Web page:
Door-to-door beauty products seller Avon has slammed the door on a $US10 billion ($A9.6 billion) takeover bid from Coty, saying the offer from the US cosmetics giant undervalues the "iconic consumer company".
Avon, which has 6.4 million independent representatives in over 100 countries and has more than $US11 billion in annual revenue, said the Coty bid was "significantly below" Avon's value.
Coty on Monday launched a cash offer of $US23.25 per share for Avon, noting negotiations on a merger had failed and it was putting the matter to shareholders of the struggling Avon.
Coty said in a statement it had decided to make its proposal public in order to inform Avon's shareholders of the significant value in a transaction but added that "it has no intention of pursuing an acquisition on a hostile basis".
Coty said its offer "represents a very substantial premium of 27 per cent over the three-month volume-weighted average price for Avon shares".
Coty said it had made "extensive but unsuccessful attempts to engage Avon in discussions".
Avon, a New York-based pioneer of direct selling founded in 1886, called Coty's offer "opportunistic and not in the best interest of Avon's shareholders".
Avon noted that Coty's offer was subject to numerous conditions.
"In the final analysis, Coty is attempting to obtain a 'free look' at Avon in the absence of any commitment whatsoever to close a transaction at any price," it said.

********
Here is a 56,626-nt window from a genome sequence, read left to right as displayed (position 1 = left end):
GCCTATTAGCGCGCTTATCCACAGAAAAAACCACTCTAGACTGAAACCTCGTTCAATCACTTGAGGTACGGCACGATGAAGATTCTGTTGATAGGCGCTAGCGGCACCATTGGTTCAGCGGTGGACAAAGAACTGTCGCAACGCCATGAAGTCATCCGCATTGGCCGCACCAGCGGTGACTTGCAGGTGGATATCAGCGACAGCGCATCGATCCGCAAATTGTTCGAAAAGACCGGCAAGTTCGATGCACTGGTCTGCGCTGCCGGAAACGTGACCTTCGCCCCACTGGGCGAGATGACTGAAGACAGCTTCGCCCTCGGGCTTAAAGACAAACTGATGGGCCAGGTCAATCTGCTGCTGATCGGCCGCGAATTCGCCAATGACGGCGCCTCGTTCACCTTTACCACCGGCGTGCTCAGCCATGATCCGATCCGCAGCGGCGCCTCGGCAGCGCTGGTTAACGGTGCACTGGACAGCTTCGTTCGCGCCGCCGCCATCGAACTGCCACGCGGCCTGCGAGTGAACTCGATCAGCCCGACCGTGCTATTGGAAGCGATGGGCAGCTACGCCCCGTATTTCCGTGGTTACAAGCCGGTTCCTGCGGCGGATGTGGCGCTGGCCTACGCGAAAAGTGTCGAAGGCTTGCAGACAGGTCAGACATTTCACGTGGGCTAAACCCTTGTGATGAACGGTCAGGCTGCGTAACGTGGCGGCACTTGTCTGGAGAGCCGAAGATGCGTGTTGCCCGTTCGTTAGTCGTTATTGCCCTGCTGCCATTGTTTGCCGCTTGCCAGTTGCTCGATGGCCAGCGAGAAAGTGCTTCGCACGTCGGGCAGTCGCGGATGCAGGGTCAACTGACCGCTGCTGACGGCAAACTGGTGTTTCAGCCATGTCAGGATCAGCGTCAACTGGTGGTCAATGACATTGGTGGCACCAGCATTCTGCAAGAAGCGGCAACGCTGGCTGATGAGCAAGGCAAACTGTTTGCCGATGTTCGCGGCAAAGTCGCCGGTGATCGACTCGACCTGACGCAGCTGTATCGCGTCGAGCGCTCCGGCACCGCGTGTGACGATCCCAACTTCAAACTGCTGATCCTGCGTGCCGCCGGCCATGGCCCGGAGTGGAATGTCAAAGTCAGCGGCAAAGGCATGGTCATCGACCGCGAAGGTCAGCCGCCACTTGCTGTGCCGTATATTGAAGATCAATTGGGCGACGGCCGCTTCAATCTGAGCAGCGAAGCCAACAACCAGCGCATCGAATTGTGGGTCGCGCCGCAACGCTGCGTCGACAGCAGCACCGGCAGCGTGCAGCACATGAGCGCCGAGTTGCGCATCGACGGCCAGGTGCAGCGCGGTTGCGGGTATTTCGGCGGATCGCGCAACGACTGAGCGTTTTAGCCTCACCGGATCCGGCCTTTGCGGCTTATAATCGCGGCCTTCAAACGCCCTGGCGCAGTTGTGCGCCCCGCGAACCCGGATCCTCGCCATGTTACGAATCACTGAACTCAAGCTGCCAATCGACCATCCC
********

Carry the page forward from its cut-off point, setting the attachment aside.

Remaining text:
Avon, which claims to be the world's biggest direct seller, reaffirmed its commitment to finding a new chief executive and pursuing a strategy that develops Avon's "strong long-term prospects".
Bart Becht, chairman of Coty, a privately held New York-based firm founded in 1904 by Frenchman Francois Coty, stressed that it wanted to hold talks with Avon to "determine if there is a basis for a transaction".
"We believe Avon's shareholders would want their board to explore with us the benefits to shareholders of a transaction," Becht said.
Coty said in a letter to Avon chairman and chief executive Andrea Jung that it had made "compelling proposals ... that would provide full value to your shareholders".
"We were surprised and disappointed that Avon's board of directors has no interest in a discussion to explore our acquisition proposal."
Coty said it would consider raising the price of its proposal if Avon "can demonstrate that there is greater value than is apparent from publicly available information".
Coty privately approached Avon for the first time on March 7, then on March 19, with takeover offers.
Under pressure from shareholders, Avon is recruiting a new CEO to replace its long-standing chief, Jung. The company's share price has tumbled 36 per cent in a year and a half and its sales have steadily declined.
Coty has some $US4.5 billion in annual revenues and includes brands Calvin Klein, Chloe, Marc Jacobs, Davidoff, Philosophy, OPI, Playboy, Sally Hansen, Adidas and Rimmel.
Coty's fragrance portfolio ranges from Casmir perfume for Swiss luxury jewellery and watchmaker Chopard to hip-hop perfumes Baby Phat and Phat Farm.
Its proposal is for a merged firm to be called Avon Coty.
Coty noted Avon's strong presence in emerging markets, where it generates over 68 per cent of its revenues mainly in door-to-door distribution.
"While many of Coty's brands already have good levels of awareness in many of these markets, they are not widely available for sale at this point in time due to lack of Coty infrastructure," Coty said.